South Rim Shuttle Bus Routes: Summer 2018

Collage of 3 shuttle bus photos showing passengers boarding buses in different locations
 

Jump to: -- Hiker Express Shuttle - -

During winter months, free shuttle buses operate on two routes:

  1. Village (Blue) Route - In Service: Connects the Visitor Center with lodges, campground, and other facilities.
  2. Kaibab Rim (Orange) Route - In Service: Fastest way get from the Visitor Center to canyon views.
  3. Hermit Road (Red) Route - In Service: March 1 through November 30, 2018: Outstanding scenic views along an historic road. Hermit Road is closed to private vehicles March 1, through November 30, 2018.
  4. Tusayan Route/ Park & Ride - In Service: March 1 through September 30. 2018 If you are planning a visit during the South Rim's busy season (March 1, through September 30, 2018) lines are long at the entrance station and parking is difficult to find on the South Rim. You can park in the gateway community of Tusayan and ride this free shuttle bus into the park.
 

South Rim Pocket Map and Services Guide
In 2015
, Grand Canyon National Park discontinued the Grand Canyon Guide newspaper. In place of the newspaper, the South Rim Pocket Map and Services Guide is now being distributed at entrance stations, visitor centers, lodges, campgrounds, stores, and out-of-park locations. Download it here...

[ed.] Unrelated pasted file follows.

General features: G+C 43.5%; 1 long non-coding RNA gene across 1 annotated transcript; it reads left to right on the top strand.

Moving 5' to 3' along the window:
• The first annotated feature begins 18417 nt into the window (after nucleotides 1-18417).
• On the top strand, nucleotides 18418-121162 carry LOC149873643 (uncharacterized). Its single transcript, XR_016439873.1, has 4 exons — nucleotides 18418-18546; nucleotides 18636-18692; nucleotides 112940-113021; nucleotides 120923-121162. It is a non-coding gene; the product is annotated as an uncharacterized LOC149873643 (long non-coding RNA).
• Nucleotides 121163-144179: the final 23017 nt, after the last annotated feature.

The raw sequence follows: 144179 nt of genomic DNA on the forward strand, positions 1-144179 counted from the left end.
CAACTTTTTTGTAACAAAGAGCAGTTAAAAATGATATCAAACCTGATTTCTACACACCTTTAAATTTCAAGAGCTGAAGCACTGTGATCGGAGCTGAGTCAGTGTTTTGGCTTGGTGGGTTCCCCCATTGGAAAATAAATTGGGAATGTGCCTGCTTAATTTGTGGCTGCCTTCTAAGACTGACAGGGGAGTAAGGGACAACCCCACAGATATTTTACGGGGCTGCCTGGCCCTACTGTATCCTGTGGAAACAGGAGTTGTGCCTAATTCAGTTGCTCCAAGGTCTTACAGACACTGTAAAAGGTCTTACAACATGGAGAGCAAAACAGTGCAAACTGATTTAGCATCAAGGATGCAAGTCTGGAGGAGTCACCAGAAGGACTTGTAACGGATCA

Photo showing front and back sides of South Rim Guide Map and Services pocket map. The front side lists park facilities and hours of operation. The back side displays a large map of Grand Canyon Village and vicinity.
Front and back sides of the South Rim Pocket Map and Services Guide. You may click on the image to download the guide.
 
Visit our keyboard shortcuts docs for details
Duration:
3 minutes, 34 seconds

One of the best ways you can experience the South Rim of Grand Canyon in 3 to 4 hours is to combine walking with shuttle bus riding.

 

Things to know when riding park shuttle buses

  • Buses are white with a green stripe and display the route name on the front and the side
  • No tickets are required; a portion of your entrance fee pays for this important service
  • Buses come every 15-30 minutes
  • Bus stops are clearly marked throughout the park
  • The routes interconnect, but do not overlap
  • Bus stops are located approximately every mile along the 13-mile Rim Trail. Walk a portion of the Rim Trail while taking in the views and then get on a shuttle bus. The Rim Trail is wheelchair-accessible from Lookout Studio to the South Kaibab Trailhead
  • Bus stops are also in proximity to great cycling opportunities. Bicycle the Greenway Trail to South Kaibab Trailhead or ride Hermit Road to Hermits Rest and then get on a shuttle bus to come back
  • Service may be suspended during inclement weather
 

Shuttle Bus Etiquette

  • No eating or open drink containers

  • No pets allowed on shuttle buses. Service dogs are permitted (as defined by the Americans With Disabilities Act).

  • Collapse strollers before entering the shuttle bus. No oversized or jogging strollers. Remove baby-back carriers when seated

  • Shuttle buses can accommodate two or three bicycles, but not tag alongs, baby trailers, or children's bicycles with wheels less than 16 inches (41 cm). Riders must load and unload their bicycles